You are here
CHICAGO -- Private label products are no longer cheaper versions of brand-name products, according to the latest SymphonyIRI Group Times & Trends Report. Titled "Private Label: Brand Positioning in the New World Order," the report explores trends around private label, as well as national brand efforts to protect and grow their positions in the consumer packaged goods (CPG) marketplace.
Nearly everyone now buys private label products with no stigma attached, according to the report. Private label products bring something new to the market and are no longer simply "me too" products.
The report noted that huge opportunities remain for private label marketers and national brands alike. However, outside-of-the-box thinking is required to be successful.
"At nearly 23 percent of CPG unit sales across retail channels today, private label products certainly have momentum and command a sizable share of consumers' CPG spending," said John McIndoe, senior vice president, marketing, SymphonyIRI. "However, this momentum is not demonstrated equally across channels, retailers, departments or categories. This means there is room for private label and national brand manufacturers to capitalize on opportunities. The key for both camps is to center their efforts on the shopper. Those that effectively identify and deliver against critical shopper needs will win share of wallet and shopper loyalty." According to the report, private label share is largest within the grocery channel. However, its private label share of sales slid 0.6 points during the past year.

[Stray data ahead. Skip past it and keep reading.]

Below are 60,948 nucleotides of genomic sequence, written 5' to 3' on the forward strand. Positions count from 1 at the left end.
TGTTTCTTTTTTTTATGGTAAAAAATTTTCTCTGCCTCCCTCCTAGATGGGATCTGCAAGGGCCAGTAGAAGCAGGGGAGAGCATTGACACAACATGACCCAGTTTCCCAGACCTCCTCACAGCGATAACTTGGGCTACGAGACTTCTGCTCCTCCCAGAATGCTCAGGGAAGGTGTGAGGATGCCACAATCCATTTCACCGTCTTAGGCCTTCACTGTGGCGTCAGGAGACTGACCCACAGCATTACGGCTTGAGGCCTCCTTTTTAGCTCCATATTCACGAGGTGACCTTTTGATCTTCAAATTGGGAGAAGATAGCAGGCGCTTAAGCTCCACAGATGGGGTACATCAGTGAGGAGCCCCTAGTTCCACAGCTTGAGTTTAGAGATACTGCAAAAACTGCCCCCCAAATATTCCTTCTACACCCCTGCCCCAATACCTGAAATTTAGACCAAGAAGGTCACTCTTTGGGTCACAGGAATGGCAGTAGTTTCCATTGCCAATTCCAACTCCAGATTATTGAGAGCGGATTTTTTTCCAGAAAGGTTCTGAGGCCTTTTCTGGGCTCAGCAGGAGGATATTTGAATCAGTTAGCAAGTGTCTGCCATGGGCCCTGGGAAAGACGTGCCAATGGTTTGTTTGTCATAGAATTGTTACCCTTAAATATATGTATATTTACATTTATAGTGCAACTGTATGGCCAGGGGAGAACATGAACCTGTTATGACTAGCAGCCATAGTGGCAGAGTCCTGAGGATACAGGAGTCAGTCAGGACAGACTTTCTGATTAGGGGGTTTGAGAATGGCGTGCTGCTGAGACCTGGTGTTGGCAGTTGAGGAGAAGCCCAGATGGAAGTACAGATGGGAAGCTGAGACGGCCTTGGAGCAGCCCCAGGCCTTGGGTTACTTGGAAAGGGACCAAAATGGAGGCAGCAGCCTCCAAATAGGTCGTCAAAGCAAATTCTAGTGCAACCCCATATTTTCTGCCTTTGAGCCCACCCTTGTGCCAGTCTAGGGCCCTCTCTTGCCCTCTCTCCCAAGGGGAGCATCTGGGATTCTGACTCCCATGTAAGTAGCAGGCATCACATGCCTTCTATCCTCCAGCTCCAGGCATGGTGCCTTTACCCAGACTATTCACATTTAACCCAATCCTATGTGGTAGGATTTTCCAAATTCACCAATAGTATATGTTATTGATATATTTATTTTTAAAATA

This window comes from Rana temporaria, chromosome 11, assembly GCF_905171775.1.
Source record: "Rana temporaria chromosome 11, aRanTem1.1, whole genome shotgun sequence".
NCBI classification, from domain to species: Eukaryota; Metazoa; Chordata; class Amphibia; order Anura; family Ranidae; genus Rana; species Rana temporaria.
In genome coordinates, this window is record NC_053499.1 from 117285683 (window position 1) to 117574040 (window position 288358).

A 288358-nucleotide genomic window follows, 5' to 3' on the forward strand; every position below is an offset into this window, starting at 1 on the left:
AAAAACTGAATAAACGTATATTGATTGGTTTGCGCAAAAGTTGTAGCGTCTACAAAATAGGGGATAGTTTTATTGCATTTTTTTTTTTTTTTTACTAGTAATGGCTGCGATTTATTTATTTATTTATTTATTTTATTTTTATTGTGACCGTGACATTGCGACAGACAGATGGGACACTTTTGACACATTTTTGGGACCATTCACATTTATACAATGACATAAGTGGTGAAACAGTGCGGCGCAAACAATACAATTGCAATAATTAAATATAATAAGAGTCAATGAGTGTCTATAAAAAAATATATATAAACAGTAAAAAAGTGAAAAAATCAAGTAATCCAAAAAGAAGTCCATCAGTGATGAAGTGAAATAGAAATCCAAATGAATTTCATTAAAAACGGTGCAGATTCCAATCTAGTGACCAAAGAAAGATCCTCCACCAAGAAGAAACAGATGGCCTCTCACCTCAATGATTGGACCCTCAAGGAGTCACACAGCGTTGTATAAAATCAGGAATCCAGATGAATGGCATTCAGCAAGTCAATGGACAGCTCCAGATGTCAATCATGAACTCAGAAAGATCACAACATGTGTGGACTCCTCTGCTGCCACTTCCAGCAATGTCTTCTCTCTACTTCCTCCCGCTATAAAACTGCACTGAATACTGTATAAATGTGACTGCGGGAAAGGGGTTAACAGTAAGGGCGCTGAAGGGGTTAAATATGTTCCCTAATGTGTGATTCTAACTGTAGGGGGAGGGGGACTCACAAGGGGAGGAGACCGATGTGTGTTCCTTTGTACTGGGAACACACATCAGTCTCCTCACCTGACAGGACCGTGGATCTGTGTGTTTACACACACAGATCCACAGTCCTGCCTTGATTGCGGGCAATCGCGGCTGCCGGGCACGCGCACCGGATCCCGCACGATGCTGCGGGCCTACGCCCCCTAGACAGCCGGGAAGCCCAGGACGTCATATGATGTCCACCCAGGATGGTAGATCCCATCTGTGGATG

The decline was even more dramatic in the drug channel, where private label share of vitamins and internal analgesics fell by 3.2 and 4.4 points, respectively. Bath soaps and blades suffered a 5-point decline.
As for future opportunities, the most sizeable private label share increase came in the refrigerated salad/coleslaw category, which increased more than 20 points during the past three years. Private label gastrointestinal tablets, cold/allergy/sinus tablets, internal analgesics and pastry/doughnuts have also been doing well and have room to grow, according to the report.